The linear no-threshold model does not hold for low-dose ionizing radiation

Radiat Res. 2004 Oct;162(4):447-52. doi: 10.1667/rr3228.


Almost all of the data on the biological effects of ionizing radiation come from studies of high doses. However, the human population is unlikely to be exposed to such doses. Regulatory limits for radiation exposure are based on the linear no-threshold model, which predicts that the relationship between biological effects and radiation dose is linear, and that any dose has some effect. Chromosomal changes are an important effect of ionizing radiation because of their role in carcinogenesis. Here we exposed pKZ1 mice to single whole-body X-radiation doses as low as 1 microGy. We observed three different phases of response: (1) an induction of inversions at ultra-low doses, (2) a reduction below endogenous inversion frequency at low doses, and (3) an induction of inversions again at higher doses. These results do not fit a linear no-threshold model, and they may have implications for the way in which regulatory standards are presently set and for understanding radiation effects.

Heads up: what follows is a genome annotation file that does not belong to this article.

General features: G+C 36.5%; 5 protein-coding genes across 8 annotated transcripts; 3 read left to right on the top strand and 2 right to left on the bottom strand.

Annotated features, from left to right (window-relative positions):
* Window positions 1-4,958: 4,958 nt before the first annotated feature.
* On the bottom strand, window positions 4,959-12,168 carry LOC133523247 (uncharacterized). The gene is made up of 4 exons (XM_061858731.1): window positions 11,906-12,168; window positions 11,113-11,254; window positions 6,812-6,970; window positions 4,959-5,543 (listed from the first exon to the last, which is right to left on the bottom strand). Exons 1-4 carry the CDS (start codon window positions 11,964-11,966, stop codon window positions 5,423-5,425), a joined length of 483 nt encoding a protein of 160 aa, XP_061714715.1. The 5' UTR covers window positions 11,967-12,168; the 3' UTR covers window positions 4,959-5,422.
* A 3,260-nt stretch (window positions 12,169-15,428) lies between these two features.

Publication types

  • Research Support, U.S. Gov't, Non-P.H.S.

MeSH terms

  • Animals
  • Chromosomes / radiation effects*
  • DNA / radiation effects
  • DNA Damage
  • Dose-Response Relationship, Radiation
  • Lead / analysis
  • Mice
  • Mice, Inbred C57BL
  • Mice, Inbred DBA
  • Mice, Transgenic
  • Models, Genetic
  • Models, Theoretical
  • Mutagens
  • Radiation, Ionizing*
  • Radiometry
  • Spleen / radiation effects
  • Transgenes
  • X-Rays
  • beta-Galactosidase / metabolism


  • Mutagens
  • Lead
  • DNA
  • beta-Galactosidase